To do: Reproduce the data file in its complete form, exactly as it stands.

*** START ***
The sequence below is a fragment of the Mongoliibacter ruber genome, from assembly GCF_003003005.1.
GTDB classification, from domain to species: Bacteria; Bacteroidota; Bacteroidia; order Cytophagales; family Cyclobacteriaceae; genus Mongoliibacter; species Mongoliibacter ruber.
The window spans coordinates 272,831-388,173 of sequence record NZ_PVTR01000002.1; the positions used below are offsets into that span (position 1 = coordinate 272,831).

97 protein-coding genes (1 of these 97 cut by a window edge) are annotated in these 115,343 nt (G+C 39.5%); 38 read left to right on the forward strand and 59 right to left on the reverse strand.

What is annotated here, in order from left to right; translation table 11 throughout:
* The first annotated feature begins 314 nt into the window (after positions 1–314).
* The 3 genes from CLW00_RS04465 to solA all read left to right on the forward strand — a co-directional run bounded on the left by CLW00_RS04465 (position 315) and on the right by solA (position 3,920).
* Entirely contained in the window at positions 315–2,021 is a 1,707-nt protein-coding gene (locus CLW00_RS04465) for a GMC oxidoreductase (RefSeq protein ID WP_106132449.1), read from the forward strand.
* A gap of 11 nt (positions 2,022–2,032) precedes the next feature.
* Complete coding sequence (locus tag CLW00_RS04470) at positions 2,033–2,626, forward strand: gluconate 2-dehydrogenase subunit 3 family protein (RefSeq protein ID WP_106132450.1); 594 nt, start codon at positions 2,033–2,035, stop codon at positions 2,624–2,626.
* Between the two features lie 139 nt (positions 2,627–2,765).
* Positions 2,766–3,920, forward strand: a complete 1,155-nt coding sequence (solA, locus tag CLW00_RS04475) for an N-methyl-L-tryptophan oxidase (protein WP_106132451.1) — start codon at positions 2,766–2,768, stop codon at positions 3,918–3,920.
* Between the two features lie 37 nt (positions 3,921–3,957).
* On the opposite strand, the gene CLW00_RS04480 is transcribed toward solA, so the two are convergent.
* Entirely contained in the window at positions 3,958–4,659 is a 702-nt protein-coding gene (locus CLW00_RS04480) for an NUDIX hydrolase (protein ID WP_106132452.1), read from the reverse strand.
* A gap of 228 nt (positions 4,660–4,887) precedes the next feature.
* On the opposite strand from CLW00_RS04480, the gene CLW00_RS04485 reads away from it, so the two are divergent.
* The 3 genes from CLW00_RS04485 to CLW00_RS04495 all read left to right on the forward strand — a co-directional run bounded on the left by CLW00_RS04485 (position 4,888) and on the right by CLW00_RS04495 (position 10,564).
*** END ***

The sequence below is a fragment of the Mongoliibacter ruber genome, from assembly GCF_003003005.1.
GTDB classification, from domain to species: Bacteria; Bacteroidota; Bacteroidia; order Cytophagales; family Cyclobacteriaceae; genus Mongoliibacter; species Mongoliibacter ruber.
The window spans coordinates 272,831-388,173 of sequence record NZ_PVTR01000002.1; the positions used below are offsets into that span (position 1 = coordinate 272,831).

97 protein-coding genes (1 of these 97 cut by a window edge) are annotated in these 115,343 nt (G+C 39.5%); 38 read left to right on the forward strand and 59 right to left on the reverse strand.

What is annotated here, in order from left to right; translation table 11 throughout:
* The first annotated feature begins 314 nt into the window (after positions 1–314).
* The 3 genes from CLW00_RS04465 to solA all read left to right on the forward strand — a co-directional run bounded on the left by CLW00_RS04465 (position 315) and on the right by solA (position 3,920).
* Entirely contained in the window at positions 315–2,021 is a 1,707-nt protein-coding gene (locus CLW00_RS04465) for a GMC oxidoreductase (RefSeq protein ID WP_106132449.1), read from the forward strand.
* A gap of 11 nt (positions 2,022–2,032) precedes the next feature.
* Complete coding sequence (locus tag CLW00_RS04470) at positions 2,033–2,626, forward strand: gluconate 2-dehydrogenase subunit 3 family protein (RefSeq protein ID WP_106132450.1); 594 nt, start codon at positions 2,033–2,035, stop codon at positions 2,624–2,626.
* Between the two features lie 139 nt (positions 2,627–2,765).
* Positions 2,766–3,920, forward strand: a complete 1,155-nt coding sequence (solA, locus tag CLW00_RS04475) for an N-methyl-L-tryptophan oxidase (protein WP_106132451.1) — start codon at positions 2,766–2,768, stop codon at positions 3,918–3,920.
* Between the two features lie 37 nt (positions 3,921–3,957).
* On the opposite strand, the gene CLW00_RS04480 is transcribed toward solA, so the two are convergent.
* Entirely contained in the window at positions 3,958–4,659 is a 702-nt protein-coding gene (locus CLW00_RS04480) for an NUDIX hydrolase (protein ID WP_106132452.1), read from the reverse strand.
* A gap of 228 nt (positions 4,660–4,887) precedes the next feature.
* On the opposite strand from CLW00_RS04480, the gene CLW00_RS04485 reads away from it, so the two are divergent.
* The 3 genes from CLW00_RS04485 to CLW00_RS04495 all read left to right on the forward strand — a co-directional run bounded on the left by CLW00_RS04485 (position 4,888) and on the right by CLW00_RS04495 (position 10,564).